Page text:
P & G Ariel Detergent

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Case Study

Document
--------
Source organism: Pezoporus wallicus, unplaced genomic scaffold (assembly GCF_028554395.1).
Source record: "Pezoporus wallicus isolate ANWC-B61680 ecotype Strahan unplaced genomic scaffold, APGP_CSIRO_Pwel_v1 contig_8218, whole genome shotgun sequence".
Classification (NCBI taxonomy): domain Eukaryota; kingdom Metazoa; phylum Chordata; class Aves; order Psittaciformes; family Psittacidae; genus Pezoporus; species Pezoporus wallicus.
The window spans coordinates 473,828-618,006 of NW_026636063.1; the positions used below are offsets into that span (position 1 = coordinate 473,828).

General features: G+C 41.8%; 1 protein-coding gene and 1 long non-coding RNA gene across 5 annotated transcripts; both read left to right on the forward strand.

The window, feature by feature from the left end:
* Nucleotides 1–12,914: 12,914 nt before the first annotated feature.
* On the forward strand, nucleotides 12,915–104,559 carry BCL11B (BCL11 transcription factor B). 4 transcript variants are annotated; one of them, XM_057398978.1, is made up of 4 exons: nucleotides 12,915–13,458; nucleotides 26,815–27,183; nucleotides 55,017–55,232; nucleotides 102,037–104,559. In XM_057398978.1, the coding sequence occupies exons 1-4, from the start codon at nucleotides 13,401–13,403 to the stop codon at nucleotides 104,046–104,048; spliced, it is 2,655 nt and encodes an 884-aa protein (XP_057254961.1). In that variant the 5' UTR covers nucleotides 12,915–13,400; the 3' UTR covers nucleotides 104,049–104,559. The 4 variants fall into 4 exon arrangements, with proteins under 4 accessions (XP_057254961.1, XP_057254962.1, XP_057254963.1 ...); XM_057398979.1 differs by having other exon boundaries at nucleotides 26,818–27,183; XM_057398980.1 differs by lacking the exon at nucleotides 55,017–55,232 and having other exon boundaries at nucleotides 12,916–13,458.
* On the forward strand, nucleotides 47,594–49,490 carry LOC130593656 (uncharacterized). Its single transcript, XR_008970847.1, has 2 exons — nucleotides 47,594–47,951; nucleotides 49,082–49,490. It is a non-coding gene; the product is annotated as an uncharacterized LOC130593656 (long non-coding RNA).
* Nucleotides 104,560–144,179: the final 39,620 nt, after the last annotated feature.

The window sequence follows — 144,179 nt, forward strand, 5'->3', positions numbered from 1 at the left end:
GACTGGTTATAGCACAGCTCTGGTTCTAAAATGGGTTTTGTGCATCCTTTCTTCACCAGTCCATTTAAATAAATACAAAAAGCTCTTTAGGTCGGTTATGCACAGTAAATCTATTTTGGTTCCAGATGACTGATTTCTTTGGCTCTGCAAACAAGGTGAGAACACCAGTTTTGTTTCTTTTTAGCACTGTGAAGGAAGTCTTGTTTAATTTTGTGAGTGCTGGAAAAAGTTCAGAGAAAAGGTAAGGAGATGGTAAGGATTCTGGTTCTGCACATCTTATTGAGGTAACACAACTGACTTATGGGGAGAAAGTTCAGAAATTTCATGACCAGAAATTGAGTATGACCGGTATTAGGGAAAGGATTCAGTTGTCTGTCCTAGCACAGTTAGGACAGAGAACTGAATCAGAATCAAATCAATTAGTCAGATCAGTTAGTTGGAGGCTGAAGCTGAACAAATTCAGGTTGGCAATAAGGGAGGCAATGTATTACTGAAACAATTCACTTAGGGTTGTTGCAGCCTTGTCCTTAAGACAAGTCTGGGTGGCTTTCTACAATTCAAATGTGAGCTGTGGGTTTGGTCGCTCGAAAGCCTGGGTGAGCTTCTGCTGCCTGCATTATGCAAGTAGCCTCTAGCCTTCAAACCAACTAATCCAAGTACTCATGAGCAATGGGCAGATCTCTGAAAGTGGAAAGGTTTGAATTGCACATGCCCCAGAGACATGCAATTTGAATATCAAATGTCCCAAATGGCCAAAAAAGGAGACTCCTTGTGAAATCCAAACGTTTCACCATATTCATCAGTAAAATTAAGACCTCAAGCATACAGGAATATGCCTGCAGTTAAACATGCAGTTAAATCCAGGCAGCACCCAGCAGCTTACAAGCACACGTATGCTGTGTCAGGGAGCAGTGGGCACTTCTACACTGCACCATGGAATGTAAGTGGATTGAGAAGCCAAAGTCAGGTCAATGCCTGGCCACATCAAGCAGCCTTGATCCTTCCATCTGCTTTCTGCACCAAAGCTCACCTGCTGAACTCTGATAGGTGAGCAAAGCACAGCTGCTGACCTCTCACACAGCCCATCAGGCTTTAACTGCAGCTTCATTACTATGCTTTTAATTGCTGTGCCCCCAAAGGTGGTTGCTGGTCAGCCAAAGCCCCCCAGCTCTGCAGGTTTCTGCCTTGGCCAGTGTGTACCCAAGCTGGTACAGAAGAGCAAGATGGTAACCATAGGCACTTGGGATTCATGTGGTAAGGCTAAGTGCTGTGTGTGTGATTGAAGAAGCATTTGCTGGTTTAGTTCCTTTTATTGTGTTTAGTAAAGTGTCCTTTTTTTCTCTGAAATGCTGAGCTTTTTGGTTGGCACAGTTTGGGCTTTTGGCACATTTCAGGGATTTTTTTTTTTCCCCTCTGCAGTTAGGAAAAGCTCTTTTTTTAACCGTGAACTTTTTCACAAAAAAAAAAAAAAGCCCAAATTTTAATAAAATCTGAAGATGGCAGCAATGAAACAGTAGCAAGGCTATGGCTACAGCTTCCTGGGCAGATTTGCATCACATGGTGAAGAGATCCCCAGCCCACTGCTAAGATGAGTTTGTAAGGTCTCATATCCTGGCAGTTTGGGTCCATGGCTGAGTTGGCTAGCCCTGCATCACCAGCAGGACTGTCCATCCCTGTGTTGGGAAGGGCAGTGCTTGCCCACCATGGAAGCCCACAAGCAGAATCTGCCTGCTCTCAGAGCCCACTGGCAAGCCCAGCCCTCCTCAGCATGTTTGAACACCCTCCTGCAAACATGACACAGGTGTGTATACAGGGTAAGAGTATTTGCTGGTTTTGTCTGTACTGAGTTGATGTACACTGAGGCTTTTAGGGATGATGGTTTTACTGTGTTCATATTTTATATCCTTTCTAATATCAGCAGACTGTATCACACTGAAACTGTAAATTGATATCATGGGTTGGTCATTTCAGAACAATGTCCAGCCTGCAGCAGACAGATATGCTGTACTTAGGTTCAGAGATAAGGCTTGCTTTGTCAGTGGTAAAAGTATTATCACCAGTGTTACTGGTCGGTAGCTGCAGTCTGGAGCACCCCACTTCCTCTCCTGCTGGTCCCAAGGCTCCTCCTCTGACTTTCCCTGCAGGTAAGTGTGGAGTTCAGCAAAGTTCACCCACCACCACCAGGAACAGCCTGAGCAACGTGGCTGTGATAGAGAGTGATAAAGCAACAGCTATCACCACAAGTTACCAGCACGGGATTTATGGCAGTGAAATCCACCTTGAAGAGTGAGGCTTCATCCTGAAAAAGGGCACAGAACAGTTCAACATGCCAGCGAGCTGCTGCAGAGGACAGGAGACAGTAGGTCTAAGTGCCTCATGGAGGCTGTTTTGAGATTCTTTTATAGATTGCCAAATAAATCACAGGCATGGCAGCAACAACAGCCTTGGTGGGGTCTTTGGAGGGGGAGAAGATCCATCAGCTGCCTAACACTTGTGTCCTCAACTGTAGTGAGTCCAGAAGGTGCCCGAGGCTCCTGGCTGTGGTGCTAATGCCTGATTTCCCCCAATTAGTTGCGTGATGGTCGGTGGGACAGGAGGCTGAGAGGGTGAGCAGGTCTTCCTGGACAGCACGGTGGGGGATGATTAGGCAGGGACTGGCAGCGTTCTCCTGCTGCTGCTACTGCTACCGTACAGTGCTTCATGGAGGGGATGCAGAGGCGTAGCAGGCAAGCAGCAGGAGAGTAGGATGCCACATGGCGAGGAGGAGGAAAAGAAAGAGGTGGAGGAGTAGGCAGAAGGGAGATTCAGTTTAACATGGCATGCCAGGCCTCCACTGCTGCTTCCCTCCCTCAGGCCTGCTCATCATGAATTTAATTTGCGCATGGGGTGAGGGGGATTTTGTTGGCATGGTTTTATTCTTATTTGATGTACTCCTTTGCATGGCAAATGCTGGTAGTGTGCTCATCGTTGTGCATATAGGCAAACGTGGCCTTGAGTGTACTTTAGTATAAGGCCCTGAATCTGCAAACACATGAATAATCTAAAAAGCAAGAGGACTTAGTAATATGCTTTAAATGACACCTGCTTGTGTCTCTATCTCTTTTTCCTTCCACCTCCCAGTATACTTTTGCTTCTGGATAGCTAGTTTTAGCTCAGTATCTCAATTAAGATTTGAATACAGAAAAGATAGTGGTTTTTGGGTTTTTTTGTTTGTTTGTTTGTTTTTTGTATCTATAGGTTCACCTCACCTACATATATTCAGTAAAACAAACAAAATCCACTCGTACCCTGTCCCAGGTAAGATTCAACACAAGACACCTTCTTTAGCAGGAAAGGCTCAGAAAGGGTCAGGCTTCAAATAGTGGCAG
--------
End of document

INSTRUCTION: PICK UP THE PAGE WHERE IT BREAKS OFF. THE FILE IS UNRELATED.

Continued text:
Procter & Gamble in Japan: From Marketing Failure to Success Procter & Gamble (P&G), the large US consumer products company, has a well-earned reputation as one of the world's best marketers. With its 80-plus major brands, P&G generates more than $37 billion in annual revenues worldwide. Along with Unilever, P&G is a dominant global force in laundry detergents, cleaning products, and personal care products. P&G expanded abroad after World War II by exporting its brands and marketing policies to Western Europe, initially with considerable success. Over the next 30 years, this policy of developing new products and marketing strategies in the United States and then transferring them to other countries became entrenched. Although some adaptation of marketing policies to accommodate country differences was pursued, it was minimal. The first signs that this policy was no longer effective emerged in the 1970s, when P&G suffered a number of major setbacks in Japan. By 1985, after 13 years in Japan, P&G was still losing $40 million a year there. It had introduced disposable diapers in Japan and at one time had commanded an 80 percent share of the market, but by the early 1980s it held a miserable 8 percent. Three large Japanese consumer products companies were dominating the market. P&G's diapers, developed in the United States, were too bulky for the tastes of Japanese consumers. Kao, a Japanese company, had developed a line of trim-fit diapers that appealed more to Japanese tastes. Kao introduced its product with a marketing blitz and was quickly rewarded with a 30 percent share of the market. P&G realized it would have to modify its diapers if it were to compete in Japan. It did, and the company now has a 30 percent share of the Japanese market. Plus, P&G's trim-fit diapers have become a best-seller in the United States. P&G had a similar experience in marketing education in the Japanese laundry detergent market. In the early 1980s, P&G introduced its...
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